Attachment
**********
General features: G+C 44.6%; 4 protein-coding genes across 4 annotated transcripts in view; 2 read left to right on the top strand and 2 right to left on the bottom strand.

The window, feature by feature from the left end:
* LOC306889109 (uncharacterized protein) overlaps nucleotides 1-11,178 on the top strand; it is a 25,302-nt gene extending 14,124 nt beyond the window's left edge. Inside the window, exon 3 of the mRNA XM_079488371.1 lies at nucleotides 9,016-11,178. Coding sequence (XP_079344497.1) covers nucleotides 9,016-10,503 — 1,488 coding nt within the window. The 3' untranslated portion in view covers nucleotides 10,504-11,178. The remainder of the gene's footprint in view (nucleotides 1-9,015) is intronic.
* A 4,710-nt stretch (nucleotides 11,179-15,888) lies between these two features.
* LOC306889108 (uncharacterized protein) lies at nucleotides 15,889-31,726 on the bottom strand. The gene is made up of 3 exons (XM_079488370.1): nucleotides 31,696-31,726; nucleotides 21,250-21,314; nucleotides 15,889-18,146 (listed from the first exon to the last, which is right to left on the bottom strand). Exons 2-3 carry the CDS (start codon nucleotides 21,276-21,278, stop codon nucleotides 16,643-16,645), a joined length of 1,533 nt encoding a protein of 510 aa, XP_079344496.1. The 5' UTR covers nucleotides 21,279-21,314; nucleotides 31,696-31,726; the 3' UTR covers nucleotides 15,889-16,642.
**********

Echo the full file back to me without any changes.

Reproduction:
General features: G+C 44.6%; 4 protein-coding genes across 4 annotated transcripts in view; 2 read left to right on the top strand and 2 right to left on the bottom strand.

The window, feature by feature from the left end:
* LOC306889109 (uncharacterized protein) overlaps nucleotides 1-11,178 on the top strand; it is a 25,302-nt gene extending 14,124 nt beyond the window's left edge. Inside the window, exon 3 of the mRNA XM_079488371.1 lies at nucleotides 9,016-11,178. Coding sequence (XP_079344497.1) covers nucleotides 9,016-10,503 — 1,488 coding nt within the window. The 3' untranslated portion in view covers nucleotides 10,504-11,178. The remainder of the gene's footprint in view (nucleotides 1-9,015) is intronic.
* A 4,710-nt stretch (nucleotides 11,179-15,888) lies between these two features.
* LOC306889108 (uncharacterized protein) lies at nucleotides 15,889-31,726 on the bottom strand. The gene is made up of 3 exons (XM_079488370.1): nucleotides 31,696-31,726; nucleotides 21,250-21,314; nucleotides 15,889-18,146 (listed from the first exon to the last, which is right to left on the bottom strand). Exons 2-3 carry the CDS (start codon nucleotides 21,276-21,278, stop codon nucleotides 16,643-16,645), a joined length of 1,533 nt encoding a protein of 510 aa, XP_079344496.1. The 5' UTR covers nucleotides 21,279-21,314; nucleotides 31,696-31,726; the 3' UTR covers nucleotides 15,889-16,642.